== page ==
But this just raises more questions:
The Attorney-General Johannes Tomana: he insisted on prosecuting the case personally, anticipating a kangaroo court. Will he be fired for obvious partiality and his highly publicised, gross incompetence?
The GPA: Will the MDC’s long un-appointed provincial governors be sworn in now, too?
Bennett himself: Will he counter-sue?
The rule of Law: Will it continue to be applied selectively in Zimbabwe – or is this acquittal just a bit of pre-World Cup window dressing for the benefit of the South African government?
Applying the rule of law selectively has been standard ZanuPF procedure for decades. A perfect example is the glaring contrast between the treatment of Roy Bennett, a key MDC officer and favourite of the people, and that of Joseph Mwale, a vicious CIO operative attached to the President’s office.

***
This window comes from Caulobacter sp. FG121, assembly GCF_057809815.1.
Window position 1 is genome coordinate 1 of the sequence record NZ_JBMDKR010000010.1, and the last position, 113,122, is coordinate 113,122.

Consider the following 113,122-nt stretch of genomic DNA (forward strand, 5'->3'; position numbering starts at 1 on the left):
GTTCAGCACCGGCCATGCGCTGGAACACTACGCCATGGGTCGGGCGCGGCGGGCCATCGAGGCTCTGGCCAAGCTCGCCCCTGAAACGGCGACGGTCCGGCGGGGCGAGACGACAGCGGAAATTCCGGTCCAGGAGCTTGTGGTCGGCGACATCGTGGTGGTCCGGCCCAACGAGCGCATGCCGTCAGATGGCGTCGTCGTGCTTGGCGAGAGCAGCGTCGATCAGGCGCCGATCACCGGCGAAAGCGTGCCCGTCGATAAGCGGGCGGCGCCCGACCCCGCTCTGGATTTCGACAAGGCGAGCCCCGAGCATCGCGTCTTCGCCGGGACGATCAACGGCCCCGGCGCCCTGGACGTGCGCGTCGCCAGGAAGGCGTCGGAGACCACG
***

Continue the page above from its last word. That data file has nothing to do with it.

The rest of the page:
Mwale has somehow eluded justice despite murder charges and a High Court order to have him arrested. Mwale is charged with the gruesome murder in broad daylight of two MDC activists, Tichaona Chiminya and Talent Mabika at Murambinda Growth Point, Buhera, in 2000. The police ignore the High Court order to arrest him, seemingly aware of Mwale’s unwritten Presidential immunity and status as a political ‘untouchable.’
ZanuPF clearly fears Roy Bennett, because he represents the reality of the Zimbabwean dream of racial harmony and a progressive democracy. Bennett no longer faces death row for treason, but he still needs to be on his guard.
He made a bitter enemy of ZanuPF’s Justice Minister, Patrick Chinamasa, over a long-ago scuffle in Parliament. And the monumental egos of the billionaire cartel at the top of ZanuPF will not enjoy seeing Bennett a free man.
But the people of Zimbabwe are partying tonight, having seen justice prevail and another crack appear in the facade of Mugabe’s ‘final battle for total control’.
www.zimbabwedemocracynow.comPost published in: News